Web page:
“Discussions are ongoing about the details of this transfer (of airspace control). I guess it will be limited to the buffer zone in Idlib for now,” Yury Barmin, an analyst at the Russian International Affairs Council, told Arab News.
“If Russia is taking steps to allow Turkey to use Idlib’s airspace, it will give Turkey more room for maneuver in the region.”
But airstrikes by Ankara against HTS might create another refugee influx into Turkey, which already hosts more than 3 million Syrian refugees, Barmin said.
Idlib is home to more than 1 million displaced Syrians, and its population exceeds 3 million. Turkey is concerned that the creation of a humanitarian crisis near its border would further swell its own refugee population.
After a meeting on Sept. 17 between Russian President Vladimir Putin and his Turkish counterpart Recep Tayyip Erdogan, the two countries agreed to create a de-militarized zone in Idlib by Oct. 15.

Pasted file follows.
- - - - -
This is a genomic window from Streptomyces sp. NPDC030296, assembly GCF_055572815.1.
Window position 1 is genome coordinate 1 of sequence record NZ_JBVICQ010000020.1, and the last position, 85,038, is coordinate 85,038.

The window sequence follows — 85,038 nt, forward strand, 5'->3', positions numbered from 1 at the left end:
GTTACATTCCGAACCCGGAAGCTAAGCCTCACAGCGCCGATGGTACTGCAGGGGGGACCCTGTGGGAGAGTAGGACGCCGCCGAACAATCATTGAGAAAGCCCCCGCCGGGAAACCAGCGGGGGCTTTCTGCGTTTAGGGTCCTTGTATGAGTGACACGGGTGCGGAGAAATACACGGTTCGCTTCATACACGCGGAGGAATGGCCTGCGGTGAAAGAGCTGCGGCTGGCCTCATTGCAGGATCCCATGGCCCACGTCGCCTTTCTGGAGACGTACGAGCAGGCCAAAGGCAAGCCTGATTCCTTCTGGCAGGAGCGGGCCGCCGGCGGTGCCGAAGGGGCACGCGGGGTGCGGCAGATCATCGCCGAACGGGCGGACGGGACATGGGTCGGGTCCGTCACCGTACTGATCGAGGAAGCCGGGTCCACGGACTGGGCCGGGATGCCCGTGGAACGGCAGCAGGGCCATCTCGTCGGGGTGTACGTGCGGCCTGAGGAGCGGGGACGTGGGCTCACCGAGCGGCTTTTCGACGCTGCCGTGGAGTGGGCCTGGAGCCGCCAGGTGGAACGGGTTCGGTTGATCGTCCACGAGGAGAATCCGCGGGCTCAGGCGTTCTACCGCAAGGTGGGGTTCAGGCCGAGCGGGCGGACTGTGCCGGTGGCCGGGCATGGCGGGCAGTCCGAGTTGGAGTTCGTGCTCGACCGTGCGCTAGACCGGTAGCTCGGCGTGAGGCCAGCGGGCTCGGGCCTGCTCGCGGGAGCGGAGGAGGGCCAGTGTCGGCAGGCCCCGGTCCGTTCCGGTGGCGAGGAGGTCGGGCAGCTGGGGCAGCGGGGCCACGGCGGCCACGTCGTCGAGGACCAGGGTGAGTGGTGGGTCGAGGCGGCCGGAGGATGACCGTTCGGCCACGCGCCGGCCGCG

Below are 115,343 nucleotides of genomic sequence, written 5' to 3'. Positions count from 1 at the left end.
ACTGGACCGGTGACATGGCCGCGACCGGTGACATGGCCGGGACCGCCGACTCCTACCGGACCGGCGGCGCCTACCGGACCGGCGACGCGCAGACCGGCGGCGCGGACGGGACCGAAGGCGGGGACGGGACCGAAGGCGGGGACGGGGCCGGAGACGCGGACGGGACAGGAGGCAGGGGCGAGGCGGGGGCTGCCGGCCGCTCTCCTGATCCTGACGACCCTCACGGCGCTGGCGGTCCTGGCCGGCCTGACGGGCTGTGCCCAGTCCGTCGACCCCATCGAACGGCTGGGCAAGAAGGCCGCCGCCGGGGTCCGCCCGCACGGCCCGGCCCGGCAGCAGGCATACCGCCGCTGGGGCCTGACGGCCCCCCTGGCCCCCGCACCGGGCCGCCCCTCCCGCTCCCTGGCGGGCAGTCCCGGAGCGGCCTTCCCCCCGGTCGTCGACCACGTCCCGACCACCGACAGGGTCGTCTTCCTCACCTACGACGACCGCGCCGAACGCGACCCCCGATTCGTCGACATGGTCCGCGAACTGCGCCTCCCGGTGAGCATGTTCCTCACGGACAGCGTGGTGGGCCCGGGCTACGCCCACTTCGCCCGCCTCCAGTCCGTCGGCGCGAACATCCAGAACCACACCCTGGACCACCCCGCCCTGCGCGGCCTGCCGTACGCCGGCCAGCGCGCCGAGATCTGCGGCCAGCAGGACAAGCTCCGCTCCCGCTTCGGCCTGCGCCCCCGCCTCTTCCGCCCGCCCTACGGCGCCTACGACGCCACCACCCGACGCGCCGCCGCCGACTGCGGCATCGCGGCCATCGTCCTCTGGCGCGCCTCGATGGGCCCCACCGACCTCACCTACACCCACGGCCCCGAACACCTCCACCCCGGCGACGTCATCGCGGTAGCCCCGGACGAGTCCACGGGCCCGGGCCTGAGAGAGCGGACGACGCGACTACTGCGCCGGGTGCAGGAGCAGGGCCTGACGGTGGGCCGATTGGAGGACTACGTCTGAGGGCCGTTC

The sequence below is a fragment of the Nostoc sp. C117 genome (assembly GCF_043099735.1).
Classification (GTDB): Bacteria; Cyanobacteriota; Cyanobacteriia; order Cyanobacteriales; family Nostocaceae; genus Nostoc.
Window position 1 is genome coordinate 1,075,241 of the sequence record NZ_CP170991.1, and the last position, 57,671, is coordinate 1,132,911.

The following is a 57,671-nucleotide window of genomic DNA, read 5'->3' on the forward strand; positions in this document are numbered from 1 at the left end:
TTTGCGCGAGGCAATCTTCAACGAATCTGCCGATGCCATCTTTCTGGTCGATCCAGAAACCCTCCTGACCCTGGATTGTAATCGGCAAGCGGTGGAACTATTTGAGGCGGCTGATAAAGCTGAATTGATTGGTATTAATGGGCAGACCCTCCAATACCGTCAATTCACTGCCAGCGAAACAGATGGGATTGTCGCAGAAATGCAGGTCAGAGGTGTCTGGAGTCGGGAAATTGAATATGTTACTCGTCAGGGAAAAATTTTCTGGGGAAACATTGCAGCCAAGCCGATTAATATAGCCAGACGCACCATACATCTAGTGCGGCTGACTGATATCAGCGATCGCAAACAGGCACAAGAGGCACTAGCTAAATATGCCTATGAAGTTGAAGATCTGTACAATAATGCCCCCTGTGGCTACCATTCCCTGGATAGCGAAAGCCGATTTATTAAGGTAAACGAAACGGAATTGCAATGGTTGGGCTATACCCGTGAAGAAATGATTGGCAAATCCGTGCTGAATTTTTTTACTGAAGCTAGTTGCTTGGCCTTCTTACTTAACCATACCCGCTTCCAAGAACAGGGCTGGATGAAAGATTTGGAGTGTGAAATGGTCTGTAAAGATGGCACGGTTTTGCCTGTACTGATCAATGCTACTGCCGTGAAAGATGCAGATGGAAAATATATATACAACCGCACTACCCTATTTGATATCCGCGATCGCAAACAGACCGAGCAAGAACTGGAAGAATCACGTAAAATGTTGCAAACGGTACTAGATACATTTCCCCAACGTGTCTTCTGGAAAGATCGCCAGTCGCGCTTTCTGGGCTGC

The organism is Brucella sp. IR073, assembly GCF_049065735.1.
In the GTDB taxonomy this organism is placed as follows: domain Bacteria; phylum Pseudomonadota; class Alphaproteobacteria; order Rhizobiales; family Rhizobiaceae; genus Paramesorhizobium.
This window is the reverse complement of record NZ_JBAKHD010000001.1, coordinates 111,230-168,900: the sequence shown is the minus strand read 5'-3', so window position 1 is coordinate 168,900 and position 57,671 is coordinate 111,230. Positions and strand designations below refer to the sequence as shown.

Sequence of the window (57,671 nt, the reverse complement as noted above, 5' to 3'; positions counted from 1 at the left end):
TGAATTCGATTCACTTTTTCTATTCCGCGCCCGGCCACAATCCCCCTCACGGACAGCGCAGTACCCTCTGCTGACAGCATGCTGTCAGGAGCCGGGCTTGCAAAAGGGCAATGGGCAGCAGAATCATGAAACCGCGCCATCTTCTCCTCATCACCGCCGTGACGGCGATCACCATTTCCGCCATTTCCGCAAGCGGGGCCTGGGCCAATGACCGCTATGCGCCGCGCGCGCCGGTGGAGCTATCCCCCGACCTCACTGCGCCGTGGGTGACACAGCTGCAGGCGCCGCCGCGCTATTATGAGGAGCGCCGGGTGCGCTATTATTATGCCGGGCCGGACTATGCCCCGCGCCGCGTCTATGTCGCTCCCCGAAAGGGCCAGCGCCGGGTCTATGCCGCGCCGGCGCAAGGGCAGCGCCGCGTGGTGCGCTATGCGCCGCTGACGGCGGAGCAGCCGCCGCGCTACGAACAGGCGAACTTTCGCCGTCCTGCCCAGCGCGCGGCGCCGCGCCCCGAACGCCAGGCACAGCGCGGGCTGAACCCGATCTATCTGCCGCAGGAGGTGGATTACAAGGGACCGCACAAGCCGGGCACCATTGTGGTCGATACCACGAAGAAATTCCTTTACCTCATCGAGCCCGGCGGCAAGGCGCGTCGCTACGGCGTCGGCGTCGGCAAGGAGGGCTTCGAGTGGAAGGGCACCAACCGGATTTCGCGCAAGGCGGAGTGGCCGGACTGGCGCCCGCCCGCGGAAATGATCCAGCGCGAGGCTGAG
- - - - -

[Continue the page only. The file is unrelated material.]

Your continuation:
The deal requires that all radical groups, including HTS, withdraw from the area and that all heavy weapons be removed.
Russian and Turkish troops will conduct coordinated patrols to ensure that all armed groups respect the deal.
Emre Ersen, a Syria analyst at Marmara University in Istanbul, said a transfer of airspace control would mean that Ankara and Moscow are determined to implement their latest agreement regarding Idlib.
“Until now, Idlib’s airspace has been fully controlled by Russia, which weakened Turkey’s hand in trying to convince rebel groups in the region to abandon their arms,” he told Arab News.
Transferring airspace control “would give Ankara additional diplomatic leverage in its dealings with HTS,” he said.
“If Ankara fails to persuade HTS to comply with the Putin-Erdogan deal regarding Idlib, it’s almost certain that Russia and Syrian government forces will start a military operation in the region.”
So Turkey is sending a message to HTS that if carrots do not work, it has some sticks at its disposal, Ersen said.